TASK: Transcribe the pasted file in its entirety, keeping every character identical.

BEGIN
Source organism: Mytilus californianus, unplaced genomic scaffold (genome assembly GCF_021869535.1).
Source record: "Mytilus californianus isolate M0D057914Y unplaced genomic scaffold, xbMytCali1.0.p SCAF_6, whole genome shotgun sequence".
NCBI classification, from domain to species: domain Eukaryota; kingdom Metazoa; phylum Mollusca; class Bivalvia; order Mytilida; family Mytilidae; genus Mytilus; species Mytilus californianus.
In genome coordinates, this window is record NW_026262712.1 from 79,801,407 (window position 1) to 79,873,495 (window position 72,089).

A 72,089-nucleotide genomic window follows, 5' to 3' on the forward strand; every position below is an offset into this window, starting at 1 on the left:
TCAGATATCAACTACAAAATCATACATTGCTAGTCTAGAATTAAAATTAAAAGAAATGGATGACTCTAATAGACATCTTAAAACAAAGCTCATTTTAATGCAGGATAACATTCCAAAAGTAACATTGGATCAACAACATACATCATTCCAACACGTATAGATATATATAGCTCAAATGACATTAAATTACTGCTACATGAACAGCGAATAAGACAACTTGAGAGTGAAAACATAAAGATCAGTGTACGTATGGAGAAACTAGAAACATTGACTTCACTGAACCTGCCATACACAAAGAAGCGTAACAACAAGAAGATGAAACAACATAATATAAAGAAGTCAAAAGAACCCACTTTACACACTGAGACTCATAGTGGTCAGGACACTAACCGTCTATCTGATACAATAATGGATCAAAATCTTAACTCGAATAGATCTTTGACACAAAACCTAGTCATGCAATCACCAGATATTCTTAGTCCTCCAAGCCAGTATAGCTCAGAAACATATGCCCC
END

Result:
Source organism: Mytilus californianus, unplaced genomic scaffold (genome assembly GCF_021869535.1).
Source record: "Mytilus californianus isolate M0D057914Y unplaced genomic scaffold, xbMytCali1.0.p SCAF_6, whole genome shotgun sequence".
NCBI classification, from domain to species: domain Eukaryota; kingdom Metazoa; phylum Mollusca; class Bivalvia; order Mytilida; family Mytilidae; genus Mytilus; species Mytilus californianus.
In genome coordinates, this window is record NW_026262712.1 from 79,801,407 (window position 1) to 79,873,495 (window position 72,089).

A 72,089-nucleotide genomic window follows, 5' to 3' on the forward strand; every position below is an offset into this window, starting at 1 on the left:
TCAGATATCAACTACAAAATCATACATTGCTAGTCTAGAATTAAAATTAAAAGAAATGGATGACTCTAATAGACATCTTAAAACAAAGCTCATTTTAATGCAGGATAACATTCCAAAAGTAACATTGGATCAACAACATACATCATTCCAACACGTATAGATATATATAGCTCAAATGACATTAAATTACTGCTACATGAACAGCGAATAAGACAACTTGAGAGTGAAAACATAAAGATCAGTGTACGTATGGAGAAACTAGAAACATTGACTTCACTGAACCTGCCATACACAAAGAAGCGTAACAACAAGAAGATGAAACAACATAATATAAAGAAGTCAAAAGAACCCACTTTACACACTGAGACTCATAGTGGTCAGGACACTAACCGTCTATCTGATACAATAATGGATCAAAATCTTAACTCGAATAGATCTTTGACACAAAACCTAGTCATGCAATCACCAGATATTCTTAGTCCTCCAAGCCAGTATAGCTCAGAAACATATGCCCC